Isis are well known within many circles, their debut, Celestial, garnered great praise from metal critics for its monolithic heaviness, signature sound and a mysterious theme that strayed far from the typical doomy gothica of the genre. It was an amazing album, but then they released "Oceanic", a rare crossover album that transcended genre boundaries and gained widespread critical attention with its somber, narrative post-metal. Panopticon continues along the same trajectory, shedding unnecessary aggression and striving for a more universally palatable sound.
Make no mistake, Panopticon is heavy, but its heaviness is defined by weighty, low tuned guitars and slowly unfolding progression, not adolescent aggression. Isis aren't out to intimidate you, this is emotive, powerful music that gains its strength through masterful management of tension and oppressive soundscaping. Each of the seven pieces is long and dynamic, borrowing more from Pink Floyd than any metal band, but things never get dull. Drop tuned guitar and bass play quietly off of each other against backdrops of subtle electronics, building to plateaus of sustained, slow riffs, and things just keep building towards an ecstatic peak.
Aaron Turner, guitarist and vocalist, is the biggest reminder of the bands roots. While vastly less harsh than on their early work, his vocal style varies between a pained scream and a barely coherent gravelly drawl. His singing is not at all bad, it just might prove a sticking point for newcomers. His voice is relatively low in the mix, which makes him sound like the protagonist of the bands widescreen drama, adding texture to the proggy bits and emotional impact to the climaxes. Lyrics, while seemingly quite important to the band, are fairly incomprehensible, which is sort of a shame, since they're actually quite good. Suffice to say they cover the broad theme of surveillance as suggested by the image of the panopticon (a special prison with complete visual coverage) and the surveillance photos inside.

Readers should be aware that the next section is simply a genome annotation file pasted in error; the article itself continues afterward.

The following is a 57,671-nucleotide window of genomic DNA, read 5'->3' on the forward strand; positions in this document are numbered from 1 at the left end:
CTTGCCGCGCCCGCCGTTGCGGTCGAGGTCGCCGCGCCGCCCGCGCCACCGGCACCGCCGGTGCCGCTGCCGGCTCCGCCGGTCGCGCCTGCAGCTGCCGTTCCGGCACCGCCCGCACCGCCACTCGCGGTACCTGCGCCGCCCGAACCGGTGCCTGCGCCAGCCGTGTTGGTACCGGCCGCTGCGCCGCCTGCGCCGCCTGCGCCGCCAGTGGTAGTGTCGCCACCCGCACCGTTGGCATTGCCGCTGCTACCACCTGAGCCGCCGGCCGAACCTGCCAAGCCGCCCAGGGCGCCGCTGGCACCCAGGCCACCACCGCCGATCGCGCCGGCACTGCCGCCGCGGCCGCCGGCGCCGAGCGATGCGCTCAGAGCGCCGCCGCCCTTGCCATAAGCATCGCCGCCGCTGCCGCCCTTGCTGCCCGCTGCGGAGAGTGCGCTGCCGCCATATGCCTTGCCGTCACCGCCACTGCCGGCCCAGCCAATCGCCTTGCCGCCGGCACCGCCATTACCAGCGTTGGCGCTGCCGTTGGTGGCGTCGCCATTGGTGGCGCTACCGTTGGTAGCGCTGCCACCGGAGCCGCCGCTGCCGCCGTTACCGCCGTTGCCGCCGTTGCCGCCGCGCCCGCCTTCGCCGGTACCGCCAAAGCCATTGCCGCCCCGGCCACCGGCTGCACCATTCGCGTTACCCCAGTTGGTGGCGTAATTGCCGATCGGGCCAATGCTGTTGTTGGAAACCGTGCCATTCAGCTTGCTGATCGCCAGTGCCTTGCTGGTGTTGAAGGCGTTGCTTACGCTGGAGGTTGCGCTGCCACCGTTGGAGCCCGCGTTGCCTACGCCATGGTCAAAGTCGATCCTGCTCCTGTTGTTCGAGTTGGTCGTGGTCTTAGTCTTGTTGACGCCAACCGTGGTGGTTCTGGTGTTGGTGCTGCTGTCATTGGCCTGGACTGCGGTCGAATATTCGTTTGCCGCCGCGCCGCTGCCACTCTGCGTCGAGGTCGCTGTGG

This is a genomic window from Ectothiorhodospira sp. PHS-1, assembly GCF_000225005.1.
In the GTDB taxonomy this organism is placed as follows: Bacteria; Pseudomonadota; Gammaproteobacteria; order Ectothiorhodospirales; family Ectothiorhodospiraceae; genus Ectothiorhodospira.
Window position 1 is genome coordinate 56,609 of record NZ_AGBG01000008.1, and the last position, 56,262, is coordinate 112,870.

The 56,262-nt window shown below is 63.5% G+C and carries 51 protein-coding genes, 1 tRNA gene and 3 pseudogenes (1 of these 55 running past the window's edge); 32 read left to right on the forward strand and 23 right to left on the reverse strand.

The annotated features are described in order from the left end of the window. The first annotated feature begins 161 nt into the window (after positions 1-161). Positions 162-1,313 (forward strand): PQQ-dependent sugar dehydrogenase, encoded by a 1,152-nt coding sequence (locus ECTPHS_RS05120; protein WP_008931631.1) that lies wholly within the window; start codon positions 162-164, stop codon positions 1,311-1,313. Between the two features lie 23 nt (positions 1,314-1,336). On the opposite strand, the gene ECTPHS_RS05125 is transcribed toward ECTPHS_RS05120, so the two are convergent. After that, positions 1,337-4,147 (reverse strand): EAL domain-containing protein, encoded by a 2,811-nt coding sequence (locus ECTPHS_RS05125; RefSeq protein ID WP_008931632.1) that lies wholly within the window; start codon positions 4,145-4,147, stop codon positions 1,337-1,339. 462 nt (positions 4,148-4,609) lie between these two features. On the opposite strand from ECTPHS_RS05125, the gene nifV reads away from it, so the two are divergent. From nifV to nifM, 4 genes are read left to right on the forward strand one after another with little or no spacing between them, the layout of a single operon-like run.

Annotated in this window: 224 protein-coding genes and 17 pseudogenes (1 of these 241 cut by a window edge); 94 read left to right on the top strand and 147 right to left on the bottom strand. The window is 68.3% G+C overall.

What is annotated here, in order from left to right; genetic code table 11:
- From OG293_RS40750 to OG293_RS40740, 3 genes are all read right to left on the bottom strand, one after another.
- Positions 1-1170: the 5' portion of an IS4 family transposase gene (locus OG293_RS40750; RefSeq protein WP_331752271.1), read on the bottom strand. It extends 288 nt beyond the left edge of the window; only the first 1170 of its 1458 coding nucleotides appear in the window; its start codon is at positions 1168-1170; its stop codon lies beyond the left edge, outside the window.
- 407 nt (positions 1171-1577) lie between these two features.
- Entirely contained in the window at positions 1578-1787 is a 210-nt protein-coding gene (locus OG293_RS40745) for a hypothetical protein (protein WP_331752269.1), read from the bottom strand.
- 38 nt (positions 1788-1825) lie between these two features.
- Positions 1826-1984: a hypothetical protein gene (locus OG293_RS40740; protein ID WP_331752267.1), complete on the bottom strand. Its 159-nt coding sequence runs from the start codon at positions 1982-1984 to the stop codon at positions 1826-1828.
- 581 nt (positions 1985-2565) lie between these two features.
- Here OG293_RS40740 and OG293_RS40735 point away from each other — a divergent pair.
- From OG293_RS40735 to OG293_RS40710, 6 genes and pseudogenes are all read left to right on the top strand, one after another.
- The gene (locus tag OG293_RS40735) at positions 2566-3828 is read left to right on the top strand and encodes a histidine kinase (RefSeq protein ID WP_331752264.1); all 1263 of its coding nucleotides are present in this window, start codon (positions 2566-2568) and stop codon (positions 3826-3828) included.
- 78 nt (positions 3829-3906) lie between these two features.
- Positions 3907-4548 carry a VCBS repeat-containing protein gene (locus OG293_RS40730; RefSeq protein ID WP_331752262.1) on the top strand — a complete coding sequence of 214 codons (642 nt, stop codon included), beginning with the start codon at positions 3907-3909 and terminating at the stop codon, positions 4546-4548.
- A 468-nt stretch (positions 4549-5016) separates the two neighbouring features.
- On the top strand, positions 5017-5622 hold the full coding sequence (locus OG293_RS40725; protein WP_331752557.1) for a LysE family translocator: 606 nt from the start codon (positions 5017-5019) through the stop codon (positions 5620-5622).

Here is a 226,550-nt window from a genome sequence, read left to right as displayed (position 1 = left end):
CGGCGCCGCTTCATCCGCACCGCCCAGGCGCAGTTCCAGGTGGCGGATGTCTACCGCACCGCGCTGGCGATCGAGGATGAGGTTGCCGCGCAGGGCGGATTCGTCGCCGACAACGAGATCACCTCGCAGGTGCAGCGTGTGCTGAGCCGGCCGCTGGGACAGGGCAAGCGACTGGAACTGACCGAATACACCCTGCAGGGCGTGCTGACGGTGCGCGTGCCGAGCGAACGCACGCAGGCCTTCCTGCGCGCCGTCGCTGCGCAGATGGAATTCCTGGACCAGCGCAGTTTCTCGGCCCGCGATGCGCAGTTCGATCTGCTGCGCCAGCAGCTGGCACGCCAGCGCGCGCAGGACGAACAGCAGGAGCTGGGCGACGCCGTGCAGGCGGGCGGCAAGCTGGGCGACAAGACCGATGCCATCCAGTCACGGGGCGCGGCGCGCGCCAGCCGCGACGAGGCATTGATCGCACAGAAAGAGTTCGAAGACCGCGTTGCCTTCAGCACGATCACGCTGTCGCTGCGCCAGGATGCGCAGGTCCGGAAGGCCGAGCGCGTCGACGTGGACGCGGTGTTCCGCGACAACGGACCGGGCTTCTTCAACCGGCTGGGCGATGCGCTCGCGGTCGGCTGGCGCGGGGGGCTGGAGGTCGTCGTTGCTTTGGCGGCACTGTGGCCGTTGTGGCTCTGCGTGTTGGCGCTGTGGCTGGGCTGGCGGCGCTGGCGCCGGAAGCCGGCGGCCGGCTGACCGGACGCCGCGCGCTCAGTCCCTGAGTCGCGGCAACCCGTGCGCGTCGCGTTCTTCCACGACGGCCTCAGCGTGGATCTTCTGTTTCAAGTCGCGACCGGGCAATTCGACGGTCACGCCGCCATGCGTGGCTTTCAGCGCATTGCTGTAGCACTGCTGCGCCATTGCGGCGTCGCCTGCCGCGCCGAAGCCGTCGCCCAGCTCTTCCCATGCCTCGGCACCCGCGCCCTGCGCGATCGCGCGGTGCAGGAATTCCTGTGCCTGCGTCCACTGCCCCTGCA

This is moody, intelligent, atmospheric music that I would recommend to anyone who appreciates any kind of rock music. Metal fans will have the easiest time empathising with it, but for anyone who likes Mogwai, Explosions in the Sky or Mono it's just a matter of losing those trill, sparkly guitars. There are often very optimistic, shimmering moments on this CD that I'm sure would appeal to anyone, which brings me to mentioning the album they released after this, "In the Absence of Truth", which has a much lighter, more melodic sound, though no less interesting. If you're up to something slightly heavier, start with Oceanic, and then gobble up the rest of their excellent discography.
Star track: In Fiction
Isis are the leading band in the post-metal movement pioneered by the likes of Neurosis, and it's with their third album 'Panopticon' that the style really comes together. Based somewhat in the nineties post-rock of Mogwai and others (gotta love music critics and their ridiculous coining of genre titles), this music represents a mix of tempos, styles and emotions, all thrown together into drawn-out tracks that are just that little bit too unpredictable to prevent the listener from ever getting too relaxed, even in the frequent softer moments.
This works excellently as background music, but is certainly not confined to such duties, though I was glad to hear the hardcore shouting kept to a minimum. The louder and heavier musical sections, though bordering on cacophonous, merge perfectly with the atmospheric textures in a manner I didn't expect to hear pulled off so expertly, and the musicians are all talented without showing off about it.
1. So Did We
3. In Fiction
4. Wills Dissolve
5. Syndic Calls
6. Altered Course
7. Grinning Mouths
Disc #1 Tracklisting
1 So Did We
3 In Fiction
4 Wills Dissolve
5 Syndic Calls
6 Altered Course
7 Grinning Mouths